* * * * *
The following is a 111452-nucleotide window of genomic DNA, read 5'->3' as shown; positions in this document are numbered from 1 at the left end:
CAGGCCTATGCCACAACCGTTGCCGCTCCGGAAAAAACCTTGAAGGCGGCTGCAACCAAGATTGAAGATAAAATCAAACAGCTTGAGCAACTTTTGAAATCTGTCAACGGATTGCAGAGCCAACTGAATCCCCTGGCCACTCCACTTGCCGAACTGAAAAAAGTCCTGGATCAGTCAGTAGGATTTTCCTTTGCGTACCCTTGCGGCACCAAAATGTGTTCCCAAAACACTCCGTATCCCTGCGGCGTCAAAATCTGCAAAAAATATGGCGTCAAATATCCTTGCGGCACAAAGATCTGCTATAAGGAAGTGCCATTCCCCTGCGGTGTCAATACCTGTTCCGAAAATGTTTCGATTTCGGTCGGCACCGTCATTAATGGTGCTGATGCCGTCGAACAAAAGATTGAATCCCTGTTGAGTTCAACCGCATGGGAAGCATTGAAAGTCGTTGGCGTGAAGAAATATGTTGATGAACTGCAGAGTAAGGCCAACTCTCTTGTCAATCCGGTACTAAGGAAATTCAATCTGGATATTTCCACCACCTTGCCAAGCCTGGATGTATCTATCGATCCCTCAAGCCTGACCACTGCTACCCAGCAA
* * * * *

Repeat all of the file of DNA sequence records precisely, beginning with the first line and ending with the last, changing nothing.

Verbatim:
The following is a 111452-nucleotide window of genomic DNA, read 5'->3' as shown; positions in this document are numbered from 1 at the left end:
CAGGCCTATGCCACAACCGTTGCCGCTCCGGAAAAAACCTTGAAGGCGGCTGCAACCAAGATTGAAGATAAAATCAAACAGCTTGAGCAACTTTTGAAATCTGTCAACGGATTGCAGAGCCAACTGAATCCCCTGGCCACTCCACTTGCCGAACTGAAAAAAGTCCTGGATCAGTCAGTAGGATTTTCCTTTGCGTACCCTTGCGGCACCAAAATGTGTTCCCAAAACACTCCGTATCCCTGCGGCGTCAAAATCTGCAAAAAATATGGCGTCAAATATCCTTGCGGCACAAAGATCTGCTATAAGGAAGTGCCATTCCCCTGCGGTGTCAATACCTGTTCCGAAAATGTTTCGATTTCGGTCGGCACCGTCATTAATGGTGCTGATGCCGTCGAACAAAAGATTGAATCCCTGTTGAGTTCAACCGCATGGGAAGCATTGAAAGTCGTTGGCGTGAAGAAATATGTTGATGAACTGCAGAGTAAGGCCAACTCTCTTGTCAATCCGGTACTAAGGAAATTCAATCTGGATATTTCCACCACCTTGCCAAGCCTGGATGTATCTATCGATCCCTCAAGCCTGACCACTGCTACCCAGCAA